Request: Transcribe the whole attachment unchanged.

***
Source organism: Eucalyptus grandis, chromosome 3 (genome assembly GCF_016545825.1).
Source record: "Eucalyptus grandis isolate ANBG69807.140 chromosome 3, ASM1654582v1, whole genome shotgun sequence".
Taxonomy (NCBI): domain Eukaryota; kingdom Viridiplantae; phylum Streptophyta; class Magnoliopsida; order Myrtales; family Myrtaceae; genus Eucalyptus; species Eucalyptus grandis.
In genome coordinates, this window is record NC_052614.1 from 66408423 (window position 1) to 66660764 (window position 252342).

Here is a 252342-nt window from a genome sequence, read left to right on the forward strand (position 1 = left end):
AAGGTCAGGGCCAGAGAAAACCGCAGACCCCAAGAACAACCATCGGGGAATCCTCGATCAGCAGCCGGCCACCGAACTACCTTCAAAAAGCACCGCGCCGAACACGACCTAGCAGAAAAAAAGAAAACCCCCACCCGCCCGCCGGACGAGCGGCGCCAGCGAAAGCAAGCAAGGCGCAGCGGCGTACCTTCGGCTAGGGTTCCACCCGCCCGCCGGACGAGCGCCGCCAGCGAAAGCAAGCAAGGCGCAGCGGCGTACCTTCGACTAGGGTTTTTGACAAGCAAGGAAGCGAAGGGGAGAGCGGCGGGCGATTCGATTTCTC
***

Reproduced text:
Source organism: Eucalyptus grandis, chromosome 3 (genome assembly GCF_016545825.1).
Source record: "Eucalyptus grandis isolate ANBG69807.140 chromosome 3, ASM1654582v1, whole genome shotgun sequence".
Taxonomy (NCBI): domain Eukaryota; kingdom Viridiplantae; phylum Streptophyta; class Magnoliopsida; order Myrtales; family Myrtaceae; genus Eucalyptus; species Eucalyptus grandis.
In genome coordinates, this window is record NC_052614.1 from 66408423 (window position 1) to 66660764 (window position 252342).

Here is a 252342-nt window from a genome sequence, read left to right on the forward strand (position 1 = left end):
AAGGTCAGGGCCAGAGAAAACCGCAGACCCCAAGAACAACCATCGGGGAATCCTCGATCAGCAGCCGGCCACCGAACTACCTTCAAAAAGCACCGCGCCGAACACGACCTAGCAGAAAAAAAGAAAACCCCCACCCGCCCGCCGGACGAGCGGCGCCAGCGAAAGCAAGCAAGGCGCAGCGGCGTACCTTCGGCTAGGGTTCCACCCGCCCGCCGGACGAGCGCCGCCAGCGAAAGCAAGCAAGGCGCAGCGGCGTACCTTCGACTAGGGTTTTTGACAAGCAAGGAAGCGAAGGGGAGAGCGGCGGGCGATTCGATTTCTC